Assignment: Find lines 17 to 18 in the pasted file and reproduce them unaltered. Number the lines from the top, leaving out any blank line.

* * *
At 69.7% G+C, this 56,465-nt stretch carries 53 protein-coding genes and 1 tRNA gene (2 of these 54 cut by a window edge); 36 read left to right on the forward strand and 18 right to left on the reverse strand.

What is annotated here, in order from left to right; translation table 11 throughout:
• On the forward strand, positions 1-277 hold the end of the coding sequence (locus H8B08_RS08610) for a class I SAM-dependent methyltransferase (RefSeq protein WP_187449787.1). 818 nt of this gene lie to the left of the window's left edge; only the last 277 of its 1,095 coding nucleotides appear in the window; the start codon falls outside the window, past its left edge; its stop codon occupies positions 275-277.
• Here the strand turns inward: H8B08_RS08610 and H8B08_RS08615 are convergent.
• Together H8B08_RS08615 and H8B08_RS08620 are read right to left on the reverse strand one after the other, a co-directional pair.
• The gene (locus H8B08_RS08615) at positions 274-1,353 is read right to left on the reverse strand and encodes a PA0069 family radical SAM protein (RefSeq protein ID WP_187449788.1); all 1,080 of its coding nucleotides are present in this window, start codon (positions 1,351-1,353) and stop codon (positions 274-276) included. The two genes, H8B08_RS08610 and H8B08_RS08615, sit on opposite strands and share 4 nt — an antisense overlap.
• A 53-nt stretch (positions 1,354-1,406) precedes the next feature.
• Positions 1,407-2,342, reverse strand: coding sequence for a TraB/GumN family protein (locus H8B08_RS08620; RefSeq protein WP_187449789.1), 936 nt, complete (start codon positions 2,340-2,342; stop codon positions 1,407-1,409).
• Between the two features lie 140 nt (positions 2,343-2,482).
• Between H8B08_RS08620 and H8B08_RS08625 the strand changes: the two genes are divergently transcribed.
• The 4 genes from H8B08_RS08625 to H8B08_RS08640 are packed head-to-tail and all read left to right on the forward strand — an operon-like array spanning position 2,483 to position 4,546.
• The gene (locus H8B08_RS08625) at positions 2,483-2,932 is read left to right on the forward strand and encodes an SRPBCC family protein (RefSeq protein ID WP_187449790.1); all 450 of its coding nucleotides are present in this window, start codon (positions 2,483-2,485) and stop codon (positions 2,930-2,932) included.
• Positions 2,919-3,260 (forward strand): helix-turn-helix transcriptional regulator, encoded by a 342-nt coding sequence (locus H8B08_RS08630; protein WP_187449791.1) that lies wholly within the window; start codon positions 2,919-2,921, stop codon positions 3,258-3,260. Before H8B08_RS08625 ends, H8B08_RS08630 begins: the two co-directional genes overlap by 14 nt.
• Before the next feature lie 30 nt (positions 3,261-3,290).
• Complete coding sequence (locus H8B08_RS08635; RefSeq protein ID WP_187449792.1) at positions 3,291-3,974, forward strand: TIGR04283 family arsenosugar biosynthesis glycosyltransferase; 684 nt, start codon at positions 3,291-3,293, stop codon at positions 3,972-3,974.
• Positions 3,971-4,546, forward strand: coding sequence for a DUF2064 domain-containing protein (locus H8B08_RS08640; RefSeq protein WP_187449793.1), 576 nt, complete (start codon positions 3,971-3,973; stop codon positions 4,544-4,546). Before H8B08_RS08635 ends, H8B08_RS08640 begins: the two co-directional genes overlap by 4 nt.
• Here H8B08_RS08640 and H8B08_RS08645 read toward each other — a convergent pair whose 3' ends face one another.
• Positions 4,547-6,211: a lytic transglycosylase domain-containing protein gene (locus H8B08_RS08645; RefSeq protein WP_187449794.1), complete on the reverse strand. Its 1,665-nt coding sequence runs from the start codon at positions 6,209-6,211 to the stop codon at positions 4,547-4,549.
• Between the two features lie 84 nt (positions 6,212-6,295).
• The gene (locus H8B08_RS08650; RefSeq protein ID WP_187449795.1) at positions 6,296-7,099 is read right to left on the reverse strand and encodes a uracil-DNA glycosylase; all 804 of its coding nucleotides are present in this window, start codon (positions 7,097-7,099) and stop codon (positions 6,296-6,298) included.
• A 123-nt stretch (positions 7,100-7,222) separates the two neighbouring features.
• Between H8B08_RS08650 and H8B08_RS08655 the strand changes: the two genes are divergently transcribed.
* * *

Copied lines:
• Here H8B08_RS08640 and H8B08_RS08645 read toward each other — a convergent pair whose 3' ends face one another.
• Positions 4,547-6,211: a lytic transglycosylase domain-containing protein gene (locus H8B08_RS08645; RefSeq protein WP_187449794.1), complete on the reverse strand. Its 1,665-nt coding sequence runs from the start codon at positions 6,209-6,211 to the stop codon at positions 4,547-4,549.